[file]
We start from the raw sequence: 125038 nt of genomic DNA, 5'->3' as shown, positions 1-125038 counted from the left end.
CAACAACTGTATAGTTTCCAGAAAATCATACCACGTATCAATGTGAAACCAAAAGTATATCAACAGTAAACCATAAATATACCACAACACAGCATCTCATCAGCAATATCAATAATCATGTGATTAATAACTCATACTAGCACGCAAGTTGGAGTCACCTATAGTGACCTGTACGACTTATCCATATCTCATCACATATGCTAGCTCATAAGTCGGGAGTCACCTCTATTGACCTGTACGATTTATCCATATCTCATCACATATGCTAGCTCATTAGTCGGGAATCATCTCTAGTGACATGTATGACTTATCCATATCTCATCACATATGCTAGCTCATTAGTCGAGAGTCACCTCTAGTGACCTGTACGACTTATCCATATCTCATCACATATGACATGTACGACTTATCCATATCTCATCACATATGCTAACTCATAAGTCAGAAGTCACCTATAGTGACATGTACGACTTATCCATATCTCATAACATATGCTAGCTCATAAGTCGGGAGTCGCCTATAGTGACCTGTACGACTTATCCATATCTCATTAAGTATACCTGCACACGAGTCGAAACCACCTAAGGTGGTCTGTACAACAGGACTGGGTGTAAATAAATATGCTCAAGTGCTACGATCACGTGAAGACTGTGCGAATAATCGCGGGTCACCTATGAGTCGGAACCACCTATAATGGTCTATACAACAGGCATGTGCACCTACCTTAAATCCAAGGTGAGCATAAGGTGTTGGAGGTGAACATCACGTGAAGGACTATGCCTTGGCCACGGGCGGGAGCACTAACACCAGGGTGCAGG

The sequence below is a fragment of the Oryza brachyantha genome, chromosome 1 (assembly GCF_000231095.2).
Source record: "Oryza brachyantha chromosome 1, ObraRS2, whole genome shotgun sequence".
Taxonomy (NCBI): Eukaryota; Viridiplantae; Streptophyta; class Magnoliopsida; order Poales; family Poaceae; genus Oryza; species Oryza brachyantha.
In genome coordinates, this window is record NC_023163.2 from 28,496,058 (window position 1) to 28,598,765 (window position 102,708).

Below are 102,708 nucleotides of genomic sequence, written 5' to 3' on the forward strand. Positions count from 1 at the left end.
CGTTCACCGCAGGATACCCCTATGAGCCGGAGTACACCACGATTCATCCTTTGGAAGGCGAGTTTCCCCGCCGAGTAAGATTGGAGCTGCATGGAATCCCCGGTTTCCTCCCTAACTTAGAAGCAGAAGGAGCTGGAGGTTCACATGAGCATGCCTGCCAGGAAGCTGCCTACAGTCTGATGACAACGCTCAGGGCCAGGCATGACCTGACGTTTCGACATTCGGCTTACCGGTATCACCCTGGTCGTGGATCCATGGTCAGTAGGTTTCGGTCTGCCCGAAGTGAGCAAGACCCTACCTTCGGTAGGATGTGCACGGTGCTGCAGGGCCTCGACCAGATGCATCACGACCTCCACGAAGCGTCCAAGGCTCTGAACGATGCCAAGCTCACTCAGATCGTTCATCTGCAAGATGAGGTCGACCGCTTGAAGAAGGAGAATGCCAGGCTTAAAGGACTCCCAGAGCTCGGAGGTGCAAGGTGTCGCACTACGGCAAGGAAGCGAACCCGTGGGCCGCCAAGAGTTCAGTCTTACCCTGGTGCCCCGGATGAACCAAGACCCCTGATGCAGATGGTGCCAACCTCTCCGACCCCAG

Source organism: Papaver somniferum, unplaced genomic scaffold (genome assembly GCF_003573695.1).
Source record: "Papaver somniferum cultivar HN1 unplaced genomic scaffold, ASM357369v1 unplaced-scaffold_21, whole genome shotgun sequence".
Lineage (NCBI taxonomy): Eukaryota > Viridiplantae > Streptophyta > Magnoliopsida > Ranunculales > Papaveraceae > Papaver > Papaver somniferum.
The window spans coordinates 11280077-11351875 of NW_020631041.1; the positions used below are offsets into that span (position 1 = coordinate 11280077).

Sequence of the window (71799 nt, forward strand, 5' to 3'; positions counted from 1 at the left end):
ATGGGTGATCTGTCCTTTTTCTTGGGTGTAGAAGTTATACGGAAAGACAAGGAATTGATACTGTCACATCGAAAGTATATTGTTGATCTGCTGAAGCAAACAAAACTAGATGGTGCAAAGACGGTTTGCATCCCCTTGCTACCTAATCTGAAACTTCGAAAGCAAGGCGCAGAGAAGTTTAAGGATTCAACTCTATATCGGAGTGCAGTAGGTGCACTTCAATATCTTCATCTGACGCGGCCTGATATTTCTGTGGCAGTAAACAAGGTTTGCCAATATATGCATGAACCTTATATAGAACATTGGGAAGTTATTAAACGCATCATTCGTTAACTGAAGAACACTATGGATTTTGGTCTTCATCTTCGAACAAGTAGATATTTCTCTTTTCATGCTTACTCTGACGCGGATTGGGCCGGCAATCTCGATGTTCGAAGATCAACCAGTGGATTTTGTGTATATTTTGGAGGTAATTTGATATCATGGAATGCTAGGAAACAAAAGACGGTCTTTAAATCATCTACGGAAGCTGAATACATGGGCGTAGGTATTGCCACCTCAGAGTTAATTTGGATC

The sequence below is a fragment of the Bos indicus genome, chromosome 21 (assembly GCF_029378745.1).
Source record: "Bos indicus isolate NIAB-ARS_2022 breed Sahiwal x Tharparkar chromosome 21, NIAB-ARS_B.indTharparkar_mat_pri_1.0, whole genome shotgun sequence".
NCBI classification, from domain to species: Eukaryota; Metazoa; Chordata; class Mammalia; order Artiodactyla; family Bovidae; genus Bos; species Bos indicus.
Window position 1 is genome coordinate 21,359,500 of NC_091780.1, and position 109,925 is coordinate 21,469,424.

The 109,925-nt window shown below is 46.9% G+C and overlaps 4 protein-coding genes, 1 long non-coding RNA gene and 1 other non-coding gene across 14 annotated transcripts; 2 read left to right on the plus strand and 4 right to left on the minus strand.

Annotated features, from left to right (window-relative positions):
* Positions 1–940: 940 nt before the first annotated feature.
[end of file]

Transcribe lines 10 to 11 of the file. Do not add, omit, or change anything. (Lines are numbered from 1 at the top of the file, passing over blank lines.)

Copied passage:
Source record: "Papaver somniferum cultivar HN1 unplaced genomic scaffold, ASM357369v1 unplaced-scaffold_21, whole genome shotgun sequence".
Lineage (NCBI taxonomy): Eukaryota > Viridiplantae > Streptophyta > Magnoliopsida > Ranunculales > Papaveraceae > Papaver > Papaver somniferum.